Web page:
Our short trip to Chichester this week was indeed a curate’s egg. A lovely visit to one of our favourite places, the Pallant House Gallery, an exciting inspection of some real shops, less exciting encounters with Covidy masses and an extremely dodgy experience at the Premier Inn.
Do people still use the expression ‘curate’s egg’ to describe a mixture of bad and good? I doubt it. A while ago I read an alarming article – perish the thought I think it was the Daily Mail so I am not going to quote a reference here. Anyway, it said that many young people don’t understand words that us older ones take for granted. These included ‘sozzled’, ‘bonk’, ‘boogie’, ‘disco’, ‘randy’, ‘henceforth’, ‘wally’ and ‘kerfuffle’. Get a life, youth, I say.
Talking of youth, that was the downer about walking the streets of Chichester – big groups of young people, probably students, who were not into giving any other pedestrians social distance space. But that went for the adults too. It is strange how different places have different cultures. In my last post I mentioned how the people we encountered in Essex were really good and considerate. The same applies to us in Hastings too – I have been told that our compliance and good behaviour is one reason that our Covid cases are so low. But I really enjoyed looking at the shops. It is the first decent shopping centre we have been to since the start of lockdown in March. Sadly, Hastings town centre has very few good shops left – even the Clarks shoe shop has now turned into a low-rent ‘outlet’ store full of sad remnants. We went to Tunbridge Wells early in the summer to meet friend Shaun, but many shops had not opened yet and the place looked very sad. Chichester was bustling however – Seasalt, WhiteStuff, Mistral, any number of independent clothes shops, Lakeland – and good shoe shops. I bought a new pair of black biker boots.
I’ve written at length about Chichester before so I won’t get into it again – see this post. The Pallant House Gallery is really excellent, with one of the best book shops you could ever visit. I just thank goodness it isn’t nearer Hastings because I’d be spending a fortune. But you can visit it on-line… Resist!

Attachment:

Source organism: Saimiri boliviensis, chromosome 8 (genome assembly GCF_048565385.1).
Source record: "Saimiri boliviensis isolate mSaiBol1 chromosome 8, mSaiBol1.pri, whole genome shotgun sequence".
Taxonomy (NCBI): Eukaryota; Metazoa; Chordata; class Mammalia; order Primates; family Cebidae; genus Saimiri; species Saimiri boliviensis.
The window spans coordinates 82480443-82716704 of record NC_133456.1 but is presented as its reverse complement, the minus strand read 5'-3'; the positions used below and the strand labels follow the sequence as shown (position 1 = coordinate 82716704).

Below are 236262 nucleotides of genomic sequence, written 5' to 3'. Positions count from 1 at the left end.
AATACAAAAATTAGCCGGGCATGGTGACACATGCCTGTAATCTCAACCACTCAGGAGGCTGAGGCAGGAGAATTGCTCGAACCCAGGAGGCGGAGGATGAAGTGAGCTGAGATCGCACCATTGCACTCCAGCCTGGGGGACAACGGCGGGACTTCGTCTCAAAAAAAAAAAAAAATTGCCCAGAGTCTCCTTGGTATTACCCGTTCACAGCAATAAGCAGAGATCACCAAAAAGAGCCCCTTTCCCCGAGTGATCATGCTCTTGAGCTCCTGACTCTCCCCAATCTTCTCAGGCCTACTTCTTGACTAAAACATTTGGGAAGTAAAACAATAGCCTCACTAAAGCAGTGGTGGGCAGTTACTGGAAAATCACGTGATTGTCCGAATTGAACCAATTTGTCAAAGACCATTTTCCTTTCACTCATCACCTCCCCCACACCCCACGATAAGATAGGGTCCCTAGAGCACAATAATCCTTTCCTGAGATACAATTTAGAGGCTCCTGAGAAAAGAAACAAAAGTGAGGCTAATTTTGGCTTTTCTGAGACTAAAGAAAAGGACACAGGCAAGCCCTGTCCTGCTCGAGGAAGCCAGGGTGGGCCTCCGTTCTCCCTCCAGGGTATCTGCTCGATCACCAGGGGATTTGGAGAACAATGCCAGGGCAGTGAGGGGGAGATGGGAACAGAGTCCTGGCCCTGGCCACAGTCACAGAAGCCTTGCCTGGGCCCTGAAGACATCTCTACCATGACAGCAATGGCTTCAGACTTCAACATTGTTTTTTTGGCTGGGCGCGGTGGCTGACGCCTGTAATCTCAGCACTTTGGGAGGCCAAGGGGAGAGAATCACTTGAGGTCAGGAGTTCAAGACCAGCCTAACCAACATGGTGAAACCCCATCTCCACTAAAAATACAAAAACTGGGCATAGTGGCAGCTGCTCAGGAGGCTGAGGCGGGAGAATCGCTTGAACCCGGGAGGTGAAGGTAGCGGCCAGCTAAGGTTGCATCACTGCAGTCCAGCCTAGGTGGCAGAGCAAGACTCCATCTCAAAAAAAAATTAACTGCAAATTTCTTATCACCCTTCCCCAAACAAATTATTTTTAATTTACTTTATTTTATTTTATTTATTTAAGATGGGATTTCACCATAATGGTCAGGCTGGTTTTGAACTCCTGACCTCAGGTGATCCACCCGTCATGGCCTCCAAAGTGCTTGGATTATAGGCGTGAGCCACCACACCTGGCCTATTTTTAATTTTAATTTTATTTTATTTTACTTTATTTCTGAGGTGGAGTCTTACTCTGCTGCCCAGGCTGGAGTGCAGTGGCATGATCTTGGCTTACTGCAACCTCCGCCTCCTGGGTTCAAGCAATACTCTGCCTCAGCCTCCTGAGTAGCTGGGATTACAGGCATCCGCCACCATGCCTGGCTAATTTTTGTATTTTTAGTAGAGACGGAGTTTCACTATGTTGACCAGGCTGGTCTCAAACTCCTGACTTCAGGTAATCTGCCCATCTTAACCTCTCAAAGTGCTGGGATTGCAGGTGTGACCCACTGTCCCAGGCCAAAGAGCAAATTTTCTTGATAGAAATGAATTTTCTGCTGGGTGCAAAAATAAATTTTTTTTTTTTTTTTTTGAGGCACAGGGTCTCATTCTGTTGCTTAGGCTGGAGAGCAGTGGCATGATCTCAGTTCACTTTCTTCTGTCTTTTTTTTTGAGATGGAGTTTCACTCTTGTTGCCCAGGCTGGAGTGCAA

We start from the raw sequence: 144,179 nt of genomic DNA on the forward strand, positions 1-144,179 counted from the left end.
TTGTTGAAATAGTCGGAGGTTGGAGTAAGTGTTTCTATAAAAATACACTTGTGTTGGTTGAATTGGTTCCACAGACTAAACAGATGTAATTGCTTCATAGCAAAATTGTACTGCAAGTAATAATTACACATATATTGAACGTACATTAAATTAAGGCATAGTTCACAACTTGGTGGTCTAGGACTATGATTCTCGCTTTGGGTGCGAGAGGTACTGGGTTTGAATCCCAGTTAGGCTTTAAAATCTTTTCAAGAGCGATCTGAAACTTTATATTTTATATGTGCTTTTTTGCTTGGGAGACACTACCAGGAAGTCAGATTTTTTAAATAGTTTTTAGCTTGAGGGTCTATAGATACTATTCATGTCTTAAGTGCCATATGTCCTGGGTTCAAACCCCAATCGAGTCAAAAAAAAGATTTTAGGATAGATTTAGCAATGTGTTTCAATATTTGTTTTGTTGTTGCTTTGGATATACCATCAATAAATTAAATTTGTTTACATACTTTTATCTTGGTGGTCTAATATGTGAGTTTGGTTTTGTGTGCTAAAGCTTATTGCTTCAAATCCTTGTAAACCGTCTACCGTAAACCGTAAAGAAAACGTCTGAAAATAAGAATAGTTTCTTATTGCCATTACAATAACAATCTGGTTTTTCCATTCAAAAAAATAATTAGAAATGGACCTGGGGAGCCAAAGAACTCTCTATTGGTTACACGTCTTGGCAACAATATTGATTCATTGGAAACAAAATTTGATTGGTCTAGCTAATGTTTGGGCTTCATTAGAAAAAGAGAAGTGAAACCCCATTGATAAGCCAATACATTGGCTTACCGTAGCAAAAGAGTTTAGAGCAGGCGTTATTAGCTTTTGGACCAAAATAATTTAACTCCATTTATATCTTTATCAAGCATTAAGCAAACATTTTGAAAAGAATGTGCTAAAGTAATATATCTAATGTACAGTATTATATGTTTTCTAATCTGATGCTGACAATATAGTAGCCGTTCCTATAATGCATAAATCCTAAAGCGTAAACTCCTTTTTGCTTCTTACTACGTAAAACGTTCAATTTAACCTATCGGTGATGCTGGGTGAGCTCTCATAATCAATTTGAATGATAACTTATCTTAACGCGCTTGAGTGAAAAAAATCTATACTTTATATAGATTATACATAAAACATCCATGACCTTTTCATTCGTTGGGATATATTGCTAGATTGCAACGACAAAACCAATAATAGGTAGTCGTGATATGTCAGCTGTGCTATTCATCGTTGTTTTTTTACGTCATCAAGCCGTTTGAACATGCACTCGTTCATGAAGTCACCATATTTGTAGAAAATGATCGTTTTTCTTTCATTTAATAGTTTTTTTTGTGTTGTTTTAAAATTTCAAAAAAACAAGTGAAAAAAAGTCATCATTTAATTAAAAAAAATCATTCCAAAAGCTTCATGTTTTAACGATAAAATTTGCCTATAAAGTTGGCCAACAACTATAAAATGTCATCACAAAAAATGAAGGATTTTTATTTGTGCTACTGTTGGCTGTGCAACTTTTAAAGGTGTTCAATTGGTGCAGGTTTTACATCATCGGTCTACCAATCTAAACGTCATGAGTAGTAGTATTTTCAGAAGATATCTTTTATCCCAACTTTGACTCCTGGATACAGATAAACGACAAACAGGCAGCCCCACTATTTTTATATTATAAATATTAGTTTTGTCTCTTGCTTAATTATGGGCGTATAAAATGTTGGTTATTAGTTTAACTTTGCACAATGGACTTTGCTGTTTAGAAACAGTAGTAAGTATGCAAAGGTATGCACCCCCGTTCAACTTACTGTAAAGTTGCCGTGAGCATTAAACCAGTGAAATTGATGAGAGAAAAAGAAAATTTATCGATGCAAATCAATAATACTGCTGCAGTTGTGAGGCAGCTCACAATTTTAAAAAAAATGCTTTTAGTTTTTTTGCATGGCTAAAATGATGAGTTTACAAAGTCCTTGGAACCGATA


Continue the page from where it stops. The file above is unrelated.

As well as items from their very extensive permanent collection they had a wonderful exhibition of the work of Barnett Freedman (1901-1958). For anyone who might not know he was a commercial designer and artist who produced some of the best known images of the mid twentieth century – book jackets, posters for the London Underground etc. He was also a war artist.
Alongside that, there was an exhibition of the work of his friends, including Ravilious, Edward Burra, Enid Marx and Edward Bawden. It was strange to see some of the works we had known from the Jerwood Gallery cropping up in this exhibition.
A few years ago we acquired an original Enid Marx linocut print from Pallant House. Here is one of our favourites from the exhibition, and here is ours, of her two siamese cats, Sam and ‘Ari. Enid is also pictured with one of the cats on her shoulder.
Finally, there was an exhibition of artists’ illustrations for Gilbert White’s ‘Natural History of Selborne’, including lovely things by Thomas Bewick, John Piper, Eric Ravilious, John Nash and Gertrude Hermes. Oddly, the exhibition featured works by Edward Fitch Daglish, a name I remember cropping up frequently in my dog-infested childhood. I used to hear it as ‘Fits Dog Leash’. Turns out he indeed judged, and wrote books about dachshunds up until his death in 1966. Gosh some of those dog friends of my parents had great names – think Ambrose Spong, Amyas Biss, Olga Frei-Denver, Barton Emmanual, Buster Lloyd-Jones… Anyway, who knew that Dog Leash was actually a famous wood engraver… here is one of his birds. Turns out he was friends with John and Paul Nash and Eric Gill…
So, what of the Premier Inn? Reading the post about Chichester above, I see that we stayed in it back then, and were happy with it. Not so this time. If I had really thought hard about it I might have guessed that the city-fringe ‘Leisure Park’ it inhabits would have taken a beating during the pandemic. Indeed, the huge cinema, bowling rink and many eateries were closed, and much of the enormous car park was empty. The Premier Inn was looking a bit sad. The weather had been a bit grim, so we had decided to eat in their little restaurant. It was absolutely fine last time… however, they were only offering a reduced menu with the option to take food up to the room. We went down, made our choices, paid, only to be told there was no rice – about two thirds of the menu depended on rice. To cut a long story short, the room was empty, dark and bleak. A cardboard box of pasta gunk which tasted of cardboard and hand-sanitiser, plus another box of tasteless pizza were dumped on a side table, with some plastic cutlery. Two bottles of beer and two plastic glasses… It was doubly annoying to discover that breakfast the next day was served to our table on proper plates with proper metal cutlery. Ah well…
On the way back our bacon was saved, as on so many occasions, by a stop at Middle Farm. Socially-distanced Covid-safe cafe. Check. Loos. Check. We’ve been going there since Grand daughter was a baby. She loved the animals then. Now we just love the coffee, cake, plants and cider…